Yesterday, it was announced that Adam Gaudette has been called up from the Utica Comets. His call-up will help fill one of the two spots created by injuries to Elias Pettersson and Jay Beagle – but can he make the most of this opportunity?
Vancouver Canucks fans were delighted when Adam Gaudette put pen to paper last season and began his NHL career with a scoreless-but-promising five game stint as the season drew to a close.
From the initial fear that Gaudette would not even sign for the team, and instead wait until his rights expired to allow him to sign as a free agent elsewhere (aka the Jimmy Vesey maneuver), Canucks fans saw a lot in Gaudette’s game, enough to have nearly every Canucks fan penciling him in for a roster spot this season.
While it didn’t work out that way to begin the season, Gaudette’s demotion to Utica gave him an excellent opportunity to continue to improve his game, and to be ready for when the inevitable injury curse beset the Canucks.
That took just five games, after the much-talked-about hit by Mike Matheson on Elias Pettersson and the less-talked-about, but still momentum-killing, broken arm sustained by Jay Beagle. The team will miss Pettersson on its 11th-rated 26.3% power play, but it will equally miss Beagle on its 7th-rated 88% penalty killing unit.
So, can Adam Gaudette step up and make a statement? He is likely to play at least twice, which is the bare minimum time EP40 will miss, and likely several more on top of that. Let’s take a look at his fledgling NHL career to date, and also how he’s started the season in Utica.
2017/18 season: 5 GP, 0 points (Vancouver Canucks)
While zero points in five games doesn’t really highlight his offensive potential, Gaudette had a hectic end to the season and his audition was more to help integrate him with the franchise, and to get him up to speed with how much work it would take to stick with the Canucks, rather than to see him fill the net.
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The day after his Northeastern team were beaten in the NCAA Frozen Four, Gaudette signed his ELC with the Canucks.
He was awarded the Hobey Baker for best player in NCAA Division I men’s ice hockey, and played for the Canucks on the same day as the award ceremony, in a shootout loss to the Oilers.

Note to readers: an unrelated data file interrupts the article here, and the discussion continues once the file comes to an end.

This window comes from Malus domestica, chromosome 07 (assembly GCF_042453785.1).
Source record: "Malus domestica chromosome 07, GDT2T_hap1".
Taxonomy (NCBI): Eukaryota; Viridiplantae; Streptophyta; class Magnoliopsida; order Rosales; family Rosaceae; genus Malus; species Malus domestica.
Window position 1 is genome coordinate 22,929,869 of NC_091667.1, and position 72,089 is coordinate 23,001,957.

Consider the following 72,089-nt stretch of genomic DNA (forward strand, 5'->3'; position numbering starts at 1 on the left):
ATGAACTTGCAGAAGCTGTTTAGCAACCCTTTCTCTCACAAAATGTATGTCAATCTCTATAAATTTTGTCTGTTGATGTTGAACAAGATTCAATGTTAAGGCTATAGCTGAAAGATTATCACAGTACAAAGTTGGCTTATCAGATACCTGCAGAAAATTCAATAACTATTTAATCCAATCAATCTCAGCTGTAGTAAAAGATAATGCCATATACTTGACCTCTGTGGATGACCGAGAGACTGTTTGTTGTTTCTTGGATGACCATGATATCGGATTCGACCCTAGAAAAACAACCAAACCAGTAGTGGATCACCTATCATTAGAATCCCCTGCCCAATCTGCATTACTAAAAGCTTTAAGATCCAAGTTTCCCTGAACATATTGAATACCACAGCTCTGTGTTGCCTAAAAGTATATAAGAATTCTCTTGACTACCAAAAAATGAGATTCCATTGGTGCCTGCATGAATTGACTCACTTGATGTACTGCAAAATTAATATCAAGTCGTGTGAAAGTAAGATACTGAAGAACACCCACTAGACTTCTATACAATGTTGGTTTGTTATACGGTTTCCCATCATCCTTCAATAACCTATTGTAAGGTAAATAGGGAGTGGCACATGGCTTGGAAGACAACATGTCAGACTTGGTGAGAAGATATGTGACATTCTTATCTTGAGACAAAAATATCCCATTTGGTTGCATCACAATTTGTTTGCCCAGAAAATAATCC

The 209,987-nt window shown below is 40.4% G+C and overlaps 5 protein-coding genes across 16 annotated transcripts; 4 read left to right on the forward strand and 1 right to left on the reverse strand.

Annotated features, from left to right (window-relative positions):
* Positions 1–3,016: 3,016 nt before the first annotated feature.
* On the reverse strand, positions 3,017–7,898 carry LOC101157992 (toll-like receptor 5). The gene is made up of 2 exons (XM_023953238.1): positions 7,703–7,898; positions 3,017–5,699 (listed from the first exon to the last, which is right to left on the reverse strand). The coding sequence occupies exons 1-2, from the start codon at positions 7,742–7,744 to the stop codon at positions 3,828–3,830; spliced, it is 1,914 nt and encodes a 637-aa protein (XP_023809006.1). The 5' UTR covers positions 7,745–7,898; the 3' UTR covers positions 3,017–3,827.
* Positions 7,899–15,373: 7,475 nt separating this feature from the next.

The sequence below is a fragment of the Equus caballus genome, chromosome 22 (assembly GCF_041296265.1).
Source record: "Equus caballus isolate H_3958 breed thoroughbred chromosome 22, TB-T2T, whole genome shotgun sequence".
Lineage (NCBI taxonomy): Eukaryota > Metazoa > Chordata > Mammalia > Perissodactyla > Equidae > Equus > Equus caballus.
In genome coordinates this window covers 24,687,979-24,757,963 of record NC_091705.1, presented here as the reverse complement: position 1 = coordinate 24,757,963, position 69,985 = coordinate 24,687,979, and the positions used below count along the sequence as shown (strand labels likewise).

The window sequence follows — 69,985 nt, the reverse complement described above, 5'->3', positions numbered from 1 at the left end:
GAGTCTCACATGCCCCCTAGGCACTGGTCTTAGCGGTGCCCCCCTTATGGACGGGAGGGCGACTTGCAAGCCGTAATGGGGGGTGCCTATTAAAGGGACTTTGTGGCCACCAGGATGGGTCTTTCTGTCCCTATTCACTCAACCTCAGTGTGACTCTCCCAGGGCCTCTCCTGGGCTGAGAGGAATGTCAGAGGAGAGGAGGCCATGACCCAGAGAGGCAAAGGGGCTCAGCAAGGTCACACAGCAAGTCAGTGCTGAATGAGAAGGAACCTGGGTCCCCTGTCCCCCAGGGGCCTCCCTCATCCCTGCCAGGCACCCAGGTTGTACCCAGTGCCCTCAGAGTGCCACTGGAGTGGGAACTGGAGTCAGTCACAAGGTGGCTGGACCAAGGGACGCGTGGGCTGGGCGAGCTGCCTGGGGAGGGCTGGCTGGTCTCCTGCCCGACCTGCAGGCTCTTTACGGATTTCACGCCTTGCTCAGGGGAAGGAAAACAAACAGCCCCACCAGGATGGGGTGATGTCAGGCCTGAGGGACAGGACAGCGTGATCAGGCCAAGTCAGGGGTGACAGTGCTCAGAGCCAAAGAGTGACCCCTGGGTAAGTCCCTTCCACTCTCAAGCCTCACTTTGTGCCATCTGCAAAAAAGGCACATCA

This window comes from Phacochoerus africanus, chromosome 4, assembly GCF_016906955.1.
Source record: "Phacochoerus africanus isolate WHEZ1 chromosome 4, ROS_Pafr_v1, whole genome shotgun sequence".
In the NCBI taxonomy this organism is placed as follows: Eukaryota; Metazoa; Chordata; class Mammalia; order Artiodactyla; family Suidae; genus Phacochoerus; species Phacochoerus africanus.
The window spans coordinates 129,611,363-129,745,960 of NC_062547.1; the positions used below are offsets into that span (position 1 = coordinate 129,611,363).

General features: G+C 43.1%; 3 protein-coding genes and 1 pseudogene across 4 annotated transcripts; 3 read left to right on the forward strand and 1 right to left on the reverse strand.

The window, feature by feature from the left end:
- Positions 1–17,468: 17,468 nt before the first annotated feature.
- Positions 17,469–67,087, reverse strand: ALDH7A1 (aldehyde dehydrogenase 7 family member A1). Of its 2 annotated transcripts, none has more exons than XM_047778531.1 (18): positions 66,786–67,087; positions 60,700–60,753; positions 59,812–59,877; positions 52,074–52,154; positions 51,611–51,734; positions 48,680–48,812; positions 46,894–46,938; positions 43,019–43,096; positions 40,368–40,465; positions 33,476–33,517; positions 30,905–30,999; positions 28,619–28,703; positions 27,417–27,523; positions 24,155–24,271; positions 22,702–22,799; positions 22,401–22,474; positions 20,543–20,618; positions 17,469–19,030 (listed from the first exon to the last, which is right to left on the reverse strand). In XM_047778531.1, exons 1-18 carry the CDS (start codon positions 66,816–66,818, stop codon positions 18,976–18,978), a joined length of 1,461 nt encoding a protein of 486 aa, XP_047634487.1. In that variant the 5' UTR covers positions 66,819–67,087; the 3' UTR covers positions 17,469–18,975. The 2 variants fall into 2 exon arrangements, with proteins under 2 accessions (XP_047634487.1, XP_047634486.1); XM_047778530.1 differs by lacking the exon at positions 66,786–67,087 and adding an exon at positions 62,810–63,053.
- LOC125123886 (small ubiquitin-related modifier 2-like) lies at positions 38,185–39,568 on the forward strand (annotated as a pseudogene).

In his five games, he was a +2, and while he wasn’t taking many draws, he went 6-for-16 for a 37.5% FO%.
As a young guy making his way in the league, there’s plenty of time to improve on face-offs, particularly as he has Manny Malhotra to work with in Vancouver.
With his offensive smarts from college hockey (he won the Hobey Baker with 30G-30A in 38 GP), we know he can put the puck away. These were five solid games, and gave him a taste of what is to come.
2018/19 season: 4 GP, 2G + 2A = 4 points (Utica Comets)
On a highly-competitive Comets team, on which Reid Boucher (remember him?) has scored a remarkable 8 goals in the team’s first 5 games, Gaudette is playing at a point-per-game pace. With a lack of advanced stats for AHL games we’re not able to delve deep into his statistical performance, but here is what people watching him in Utica are saying:
So just as Canucks fans wanted, Gaudette has been playing top six minutes, and playing both PP and PK to good effect. This is exactly what we all wanted when we found out he wasn’t making the Canucks, and playing with Darren Archibald and Jonathan Dahlen has been excellent preparation for his season debut with the Canucks.
If Gaudette scores while he’s here, that’s great – but he’s going to come here primarily to keep the score down, not to add to it. And he’s going to do a great job of it.
Going by last season’s audition, Gaudette figures to receive somewhat sheltered minutes against the Penguins and Jets, which will help him settle back into the faster pace of the NHL.
Over the first two games all he needs to do is play steady hockey – keep it tight in his own end, and try to make the right plays offensively. Any scoring contribution he makes would be a bonus, although I do fancy him to tally his first career point in one of these games.
Past that – and assuming he’s kept to play 4C in place of Jay Beagle, and Pettersson returns to 2C – he’s going to have to work hard on the PK, and keep chances to a minimum. Any opportunity he has to develop some chemistry with Markus Granlund, Tim Schaller and Brandon Sutter should be taken now, as he figures to see a lot of those guys if Coach Green entrusts him with one of his four key PK assignments.
The future is very bright for Adam Gaudette. These next few games could be the making of him.
Question for TCWers:
What expectations do YOU have for Adam Gaudette during his call-up? And what does he have to do to stick with the team once Pettersson and Beagle return?